Leeds & West Yorkshire

Bradford study finds binge drinkers increased 'small baby' risk

Pregnant woman holding wine glass
Image caption The Born in Bradford study found binge drinking increased the risk of having a small baby

Women who binge drink in the second three months of pregnancy are 68% more likely to have a small baby, research has shown.

Doctors studied the drinking habits of 11,000 mothers in Bradford between 2007 and 2011, as part of the Born in Bradford (BiB) project.

They found more than 40% drank alcohol while pregnant, and 333 women continued to binge drink.

But low or moderate levels of drinking did not increase the risk.

The researchers defined binge drinking as having at least five units of alcohol in a short space of time - about half a bottle of wine, or two pints of beer.

The government recommends that pregnant women should avoid alcohol altogether but if they do drink, to limit it to one to two units of alcohol no more than twice a week.

'Significant risks'

Lead report author Dr Duncan Cooper said: "Growth-restricted babies have a greater risk of various neonatal complications including breathing problems, respiratory infections and hypothermia and impaired neurodevelopment.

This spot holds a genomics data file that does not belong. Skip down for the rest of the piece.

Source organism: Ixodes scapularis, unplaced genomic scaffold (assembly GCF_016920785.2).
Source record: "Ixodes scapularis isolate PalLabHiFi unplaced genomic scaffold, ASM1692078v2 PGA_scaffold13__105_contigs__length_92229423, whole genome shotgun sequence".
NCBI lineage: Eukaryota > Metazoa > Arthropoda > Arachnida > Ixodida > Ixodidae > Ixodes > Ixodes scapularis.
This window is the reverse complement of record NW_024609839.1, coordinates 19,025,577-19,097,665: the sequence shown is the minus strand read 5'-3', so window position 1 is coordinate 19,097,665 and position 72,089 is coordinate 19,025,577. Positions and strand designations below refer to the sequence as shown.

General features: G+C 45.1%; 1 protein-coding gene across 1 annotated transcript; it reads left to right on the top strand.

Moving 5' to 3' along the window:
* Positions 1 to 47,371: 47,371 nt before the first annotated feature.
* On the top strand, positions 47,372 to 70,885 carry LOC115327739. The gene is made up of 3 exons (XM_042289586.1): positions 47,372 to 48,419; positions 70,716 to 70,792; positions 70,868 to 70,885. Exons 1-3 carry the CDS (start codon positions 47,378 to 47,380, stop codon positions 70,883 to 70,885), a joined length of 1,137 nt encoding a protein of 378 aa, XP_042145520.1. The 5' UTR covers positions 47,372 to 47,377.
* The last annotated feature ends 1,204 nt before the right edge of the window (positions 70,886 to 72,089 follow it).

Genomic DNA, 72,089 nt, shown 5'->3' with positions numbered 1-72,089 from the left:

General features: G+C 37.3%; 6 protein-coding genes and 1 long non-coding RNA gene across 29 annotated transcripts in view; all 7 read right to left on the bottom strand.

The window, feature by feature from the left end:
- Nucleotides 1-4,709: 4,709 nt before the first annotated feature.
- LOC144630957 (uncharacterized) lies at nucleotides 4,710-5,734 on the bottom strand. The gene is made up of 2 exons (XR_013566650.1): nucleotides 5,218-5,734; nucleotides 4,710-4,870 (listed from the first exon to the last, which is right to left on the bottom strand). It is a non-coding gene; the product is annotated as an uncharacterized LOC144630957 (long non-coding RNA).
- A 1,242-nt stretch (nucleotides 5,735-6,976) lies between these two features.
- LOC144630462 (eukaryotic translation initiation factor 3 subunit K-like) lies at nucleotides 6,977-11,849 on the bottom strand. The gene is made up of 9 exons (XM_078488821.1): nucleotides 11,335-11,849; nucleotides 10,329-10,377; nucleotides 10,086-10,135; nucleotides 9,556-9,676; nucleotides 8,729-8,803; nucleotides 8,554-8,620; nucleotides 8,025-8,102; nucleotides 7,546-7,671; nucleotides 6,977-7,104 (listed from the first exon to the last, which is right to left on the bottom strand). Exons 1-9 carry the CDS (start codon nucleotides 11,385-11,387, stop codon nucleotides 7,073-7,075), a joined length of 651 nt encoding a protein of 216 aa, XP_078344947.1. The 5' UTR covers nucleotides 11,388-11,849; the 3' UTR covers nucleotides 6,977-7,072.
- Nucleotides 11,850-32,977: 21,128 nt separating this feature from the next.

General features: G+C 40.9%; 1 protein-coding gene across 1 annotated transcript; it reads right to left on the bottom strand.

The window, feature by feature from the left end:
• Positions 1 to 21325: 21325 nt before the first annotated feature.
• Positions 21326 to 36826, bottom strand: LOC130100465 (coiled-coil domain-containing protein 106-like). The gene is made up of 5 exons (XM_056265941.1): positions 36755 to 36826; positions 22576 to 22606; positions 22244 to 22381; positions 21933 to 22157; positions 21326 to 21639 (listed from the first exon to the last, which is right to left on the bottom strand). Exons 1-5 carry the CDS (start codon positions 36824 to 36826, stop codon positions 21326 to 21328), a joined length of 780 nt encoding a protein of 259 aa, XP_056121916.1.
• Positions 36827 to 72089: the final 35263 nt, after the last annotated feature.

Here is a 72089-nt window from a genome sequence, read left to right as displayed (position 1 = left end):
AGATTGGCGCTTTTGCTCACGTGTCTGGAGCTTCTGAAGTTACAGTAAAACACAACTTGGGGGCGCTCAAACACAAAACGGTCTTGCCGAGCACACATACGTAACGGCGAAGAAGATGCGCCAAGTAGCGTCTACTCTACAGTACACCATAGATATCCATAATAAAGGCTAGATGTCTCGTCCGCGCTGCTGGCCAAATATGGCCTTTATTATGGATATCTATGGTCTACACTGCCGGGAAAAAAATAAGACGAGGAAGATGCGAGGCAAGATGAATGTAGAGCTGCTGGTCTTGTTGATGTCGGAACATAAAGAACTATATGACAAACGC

"Our findings support government policy that while there is no risk from drinking small amounts of alcohol during pregnancy, women should not binge drink as there are significant risks and consequences for their unborn child."

The study found no relationship though between binge drinking and premature birth.

Professor John Wright, head of the BiB project, said: "Alcohol consumption during pregnancy is a contentious topic but this research demonstrates a clear link between binge drinking during pregnancy and having a small baby.

"There are various services locally in Bradford and across the country to help women cut down or stop drinking, or deal with alcohol dependency, but the best place for women to start discussing these issues is with their GP or midwife."

Born in Bradford began in 2007 and aims to look at every aspect of a child's development to try to get an idea of how factors like environment, education, diet, ethnicity and genes interact together to affect health.

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